Seattle Bridal Shoot + Behind the Scenes

Whew! I (Zach) just took my 7.5 month prego wife to Seattle for 6 days and she rocked it like a champ! She is a trooper! :)   We spent a day doing a 1 day Bridal Shoot on creativeLIVE and then popped in to Photo Week with a presentation on how to keep your business from failing. We had a blast and are excited to share some of the images from the shoots that we did!   We went out the day before the live show and shot some outdoor shots in Kerry Park in Seattle. We set up some cool lighting images and some very organic natural ones as well. Below us a breakdown of some of the shots and some behind the scenes too! We will post a few more blogs from the rest of the shoots we did coming SOON! Check it out!   This first set up the natural lighting was pretty flat due to the overcast morning. We decided to do a 4 light set up and had our main light to camera left, fill light to camera right, then the 2 kicker lights (show here) for some wow factor. While I was shooting the lit shot, Jody was grabbing some details of the brides shows and dress. Here you can see the shot with just one of the kicker lights firing. This gives you an idea of what the lighting was doing and how much we were overpowering the ambient light (about 2 stops). Here in this behind the scenes shot, you can see the look of the natural light and how... Read More

In The Raw Video Series | Smoke Shot part 1 (Video)

What up everyone! We are excited to bring you a brand new series of lighting videos all about studio lighting. One of  my passions and something that I (Zach) have undertaken during our year sabbatical from shooting weddings, is finally getting to do more personal work. I love shooting controlled portraits and am excited to share more of how I have shot some of the images I have been doing lately.   Now, many wedding and portrait photographers have moved away from studio shooting due to the high costs of renting spaces and the complexity of the gear. Well, this video series is going to show you how to shoot in a simple space and create some dramatic lighting with some really cool techniques. If you shoot bridal shoots, senior shoots, family or other portrait sessions, then adding some studio style shots could be a great creative outlet for you and give your clients something really unique that many photographers are not doing.  The shots you will see were photographed right inside our house (garage or other spaces) and even though we are using some Elinchrom gear, you could do this with equipment that costs much less. To download our entire gear list, go HERE to get it for free!   Now, on to today’s video and final image:   (Video Part 1 of 2) Thanks for checking out the video and come back next week to see how I composite the smoke and final image into the completed shot! If you like this video, share it by using one of the sharing links below and leave a comment letting... Read More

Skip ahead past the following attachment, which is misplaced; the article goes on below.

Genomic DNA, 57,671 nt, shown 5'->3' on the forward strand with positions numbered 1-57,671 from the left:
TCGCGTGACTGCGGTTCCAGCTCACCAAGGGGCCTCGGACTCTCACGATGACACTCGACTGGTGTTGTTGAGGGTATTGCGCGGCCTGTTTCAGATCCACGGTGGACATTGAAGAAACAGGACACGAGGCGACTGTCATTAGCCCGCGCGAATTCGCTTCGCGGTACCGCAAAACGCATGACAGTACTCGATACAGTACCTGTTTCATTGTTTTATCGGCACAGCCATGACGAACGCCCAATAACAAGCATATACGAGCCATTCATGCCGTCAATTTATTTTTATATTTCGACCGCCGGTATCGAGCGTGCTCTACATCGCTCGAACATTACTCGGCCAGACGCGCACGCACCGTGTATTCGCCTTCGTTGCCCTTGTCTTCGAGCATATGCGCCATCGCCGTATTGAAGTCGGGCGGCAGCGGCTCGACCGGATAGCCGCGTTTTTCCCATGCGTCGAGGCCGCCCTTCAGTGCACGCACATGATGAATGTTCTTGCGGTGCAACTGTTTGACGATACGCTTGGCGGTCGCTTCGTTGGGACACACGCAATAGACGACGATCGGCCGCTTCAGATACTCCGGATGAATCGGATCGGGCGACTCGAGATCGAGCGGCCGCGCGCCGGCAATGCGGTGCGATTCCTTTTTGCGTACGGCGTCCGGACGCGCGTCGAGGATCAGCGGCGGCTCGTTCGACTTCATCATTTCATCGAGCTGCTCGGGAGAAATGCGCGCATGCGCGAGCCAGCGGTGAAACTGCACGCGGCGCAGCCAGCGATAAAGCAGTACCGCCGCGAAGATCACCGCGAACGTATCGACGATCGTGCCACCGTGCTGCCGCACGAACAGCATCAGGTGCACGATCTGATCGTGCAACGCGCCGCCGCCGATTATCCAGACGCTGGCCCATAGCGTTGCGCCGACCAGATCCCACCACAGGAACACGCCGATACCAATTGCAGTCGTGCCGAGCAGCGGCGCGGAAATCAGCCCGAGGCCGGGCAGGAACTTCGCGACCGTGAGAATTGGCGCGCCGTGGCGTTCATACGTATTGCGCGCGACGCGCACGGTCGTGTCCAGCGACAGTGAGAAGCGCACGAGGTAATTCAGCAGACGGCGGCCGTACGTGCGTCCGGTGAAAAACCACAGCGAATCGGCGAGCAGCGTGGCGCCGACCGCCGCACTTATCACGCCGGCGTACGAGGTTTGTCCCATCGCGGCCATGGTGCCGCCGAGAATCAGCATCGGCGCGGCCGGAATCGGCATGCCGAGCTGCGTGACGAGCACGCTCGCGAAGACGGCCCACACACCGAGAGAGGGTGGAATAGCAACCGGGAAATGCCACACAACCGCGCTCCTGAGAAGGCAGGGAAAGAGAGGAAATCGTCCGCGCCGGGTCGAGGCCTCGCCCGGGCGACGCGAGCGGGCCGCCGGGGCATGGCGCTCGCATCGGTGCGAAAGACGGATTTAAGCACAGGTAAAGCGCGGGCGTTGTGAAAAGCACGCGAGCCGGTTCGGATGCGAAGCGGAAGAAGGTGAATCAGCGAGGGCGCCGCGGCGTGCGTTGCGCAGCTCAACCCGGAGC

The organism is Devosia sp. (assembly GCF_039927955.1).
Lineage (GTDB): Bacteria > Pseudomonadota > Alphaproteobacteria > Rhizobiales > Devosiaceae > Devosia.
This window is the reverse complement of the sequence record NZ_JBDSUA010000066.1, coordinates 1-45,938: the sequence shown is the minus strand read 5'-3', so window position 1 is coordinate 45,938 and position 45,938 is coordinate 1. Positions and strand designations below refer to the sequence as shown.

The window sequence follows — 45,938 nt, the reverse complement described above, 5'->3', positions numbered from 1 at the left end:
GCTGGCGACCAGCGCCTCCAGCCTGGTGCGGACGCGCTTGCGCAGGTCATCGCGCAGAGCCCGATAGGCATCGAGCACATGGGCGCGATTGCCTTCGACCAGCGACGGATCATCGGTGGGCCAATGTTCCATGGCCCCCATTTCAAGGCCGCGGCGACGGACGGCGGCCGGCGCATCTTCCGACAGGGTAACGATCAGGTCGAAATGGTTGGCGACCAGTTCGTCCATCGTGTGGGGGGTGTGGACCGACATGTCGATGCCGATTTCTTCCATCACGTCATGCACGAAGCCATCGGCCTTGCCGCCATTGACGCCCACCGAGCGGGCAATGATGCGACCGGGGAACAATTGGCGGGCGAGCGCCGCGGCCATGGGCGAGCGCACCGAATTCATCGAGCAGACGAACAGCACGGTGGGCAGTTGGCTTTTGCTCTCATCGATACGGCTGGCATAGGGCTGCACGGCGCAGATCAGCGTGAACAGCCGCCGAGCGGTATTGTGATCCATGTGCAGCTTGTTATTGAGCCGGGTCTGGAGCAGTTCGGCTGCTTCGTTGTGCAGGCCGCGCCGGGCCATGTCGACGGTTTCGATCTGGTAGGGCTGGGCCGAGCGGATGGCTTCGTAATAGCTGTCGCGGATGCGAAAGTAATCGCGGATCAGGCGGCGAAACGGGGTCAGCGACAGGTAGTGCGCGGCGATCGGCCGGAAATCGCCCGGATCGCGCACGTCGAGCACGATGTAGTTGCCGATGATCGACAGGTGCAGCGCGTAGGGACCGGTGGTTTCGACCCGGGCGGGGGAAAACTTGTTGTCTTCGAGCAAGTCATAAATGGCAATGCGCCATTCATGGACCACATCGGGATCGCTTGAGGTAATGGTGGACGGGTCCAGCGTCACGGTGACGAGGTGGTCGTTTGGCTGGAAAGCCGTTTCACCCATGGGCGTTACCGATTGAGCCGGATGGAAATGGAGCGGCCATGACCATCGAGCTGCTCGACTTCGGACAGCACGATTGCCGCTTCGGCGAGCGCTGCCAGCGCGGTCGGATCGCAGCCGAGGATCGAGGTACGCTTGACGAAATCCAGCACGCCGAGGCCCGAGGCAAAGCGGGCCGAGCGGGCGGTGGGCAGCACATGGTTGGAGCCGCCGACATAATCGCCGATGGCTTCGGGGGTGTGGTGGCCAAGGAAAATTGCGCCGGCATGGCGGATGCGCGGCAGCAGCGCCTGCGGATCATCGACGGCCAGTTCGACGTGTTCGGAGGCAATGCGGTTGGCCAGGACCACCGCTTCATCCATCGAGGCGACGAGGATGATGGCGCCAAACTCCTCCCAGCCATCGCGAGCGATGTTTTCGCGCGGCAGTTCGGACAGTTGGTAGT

Compositing Backgrounds into an Image

(for a full list of ALL the gear we use and why, get the FREE download HERE) This image is from a video series I am creating called In The Raw where I take complicated lighting scenarios and break them down piece by piece and show you EXACTLY how it is done to the smallest detail. Today, I am going to break down how this shot was done here on the blog and show you some of the tools used and needed in order to create something like this without having to be at this location praying for an awesome sunset. :) Here is how it was done   This is the original image straight out of camera with no editing done to it. I shot the image in my garage on a grey colored seamless background. The reason I used the seamless, is because it gives me a clean consistent background that is easy to remove in Photoshop. The reason that it is gray, and not white (or any other color) is so that we don’t have lots of light bouncing off of it from the flashes and adding more light to the image that is unwanted. Here, in this behind the scenes image, you can see the entire set up. We have a few things going on in this complex set-up which are broken down below. Main Light head – Elinchrom Ranger AS Speed with S Head The main light is powered by this head. It is 1,100 watt seconds and is portable so I can take it on location, use huge modifiers, and overpower the sun at any time of the... Read More